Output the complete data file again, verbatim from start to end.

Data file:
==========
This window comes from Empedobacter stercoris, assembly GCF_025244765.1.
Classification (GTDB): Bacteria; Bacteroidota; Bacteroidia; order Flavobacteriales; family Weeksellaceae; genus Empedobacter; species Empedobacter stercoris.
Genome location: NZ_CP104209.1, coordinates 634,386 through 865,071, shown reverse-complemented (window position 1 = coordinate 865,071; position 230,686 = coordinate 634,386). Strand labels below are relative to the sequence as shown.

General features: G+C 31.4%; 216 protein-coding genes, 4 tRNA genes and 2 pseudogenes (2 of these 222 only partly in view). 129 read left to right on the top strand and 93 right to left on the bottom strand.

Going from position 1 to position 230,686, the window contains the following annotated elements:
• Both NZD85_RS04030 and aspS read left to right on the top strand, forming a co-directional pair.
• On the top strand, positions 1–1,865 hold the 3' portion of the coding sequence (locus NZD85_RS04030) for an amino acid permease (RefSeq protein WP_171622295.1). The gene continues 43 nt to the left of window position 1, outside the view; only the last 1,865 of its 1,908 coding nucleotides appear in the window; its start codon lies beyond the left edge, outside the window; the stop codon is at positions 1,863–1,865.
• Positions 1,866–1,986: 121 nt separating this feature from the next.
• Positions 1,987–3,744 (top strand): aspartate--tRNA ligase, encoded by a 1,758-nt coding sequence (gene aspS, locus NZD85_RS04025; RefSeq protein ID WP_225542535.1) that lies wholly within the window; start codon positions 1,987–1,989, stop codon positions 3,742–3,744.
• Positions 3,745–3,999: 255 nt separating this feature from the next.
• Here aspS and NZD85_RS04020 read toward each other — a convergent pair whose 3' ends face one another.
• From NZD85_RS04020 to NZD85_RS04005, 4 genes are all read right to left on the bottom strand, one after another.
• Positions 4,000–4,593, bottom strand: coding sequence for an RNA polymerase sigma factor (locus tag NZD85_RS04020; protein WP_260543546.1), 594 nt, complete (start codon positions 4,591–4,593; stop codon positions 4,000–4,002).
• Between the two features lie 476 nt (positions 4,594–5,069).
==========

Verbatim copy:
This window comes from Empedobacter stercoris, assembly GCF_025244765.1.
Classification (GTDB): Bacteria; Bacteroidota; Bacteroidia; order Flavobacteriales; family Weeksellaceae; genus Empedobacter; species Empedobacter stercoris.
Genome location: NZ_CP104209.1, coordinates 634,386 through 865,071, shown reverse-complemented (window position 1 = coordinate 865,071; position 230,686 = coordinate 634,386). Strand labels below are relative to the sequence as shown.

General features: G+C 31.4%; 216 protein-coding genes, 4 tRNA genes and 2 pseudogenes (2 of these 222 only partly in view). 129 read left to right on the top strand and 93 right to left on the bottom strand.

Going from position 1 to position 230,686, the window contains the following annotated elements:
• Both NZD85_RS04030 and aspS read left to right on the top strand, forming a co-directional pair.
• On the top strand, positions 1–1,865 hold the 3' portion of the coding sequence (locus NZD85_RS04030) for an amino acid permease (RefSeq protein WP_171622295.1). The gene continues 43 nt to the left of window position 1, outside the view; only the last 1,865 of its 1,908 coding nucleotides appear in the window; its start codon lies beyond the left edge, outside the window; the stop codon is at positions 1,863–1,865.
• Positions 1,866–1,986: 121 nt separating this feature from the next.
• Positions 1,987–3,744 (top strand): aspartate--tRNA ligase, encoded by a 1,758-nt coding sequence (gene aspS, locus NZD85_RS04025; RefSeq protein ID WP_225542535.1) that lies wholly within the window; start codon positions 1,987–1,989, stop codon positions 3,742–3,744.
• Positions 3,745–3,999: 255 nt separating this feature from the next.
• Here aspS and NZD85_RS04020 read toward each other — a convergent pair whose 3' ends face one another.
• From NZD85_RS04020 to NZD85_RS04005, 4 genes are all read right to left on the bottom strand, one after another.
• Positions 4,000–4,593, bottom strand: coding sequence for an RNA polymerase sigma factor (locus tag NZD85_RS04020; protein WP_260543546.1), 594 nt, complete (start codon positions 4,591–4,593; stop codon positions 4,000–4,002).
• Between the two features lie 476 nt (positions 4,594–5,069).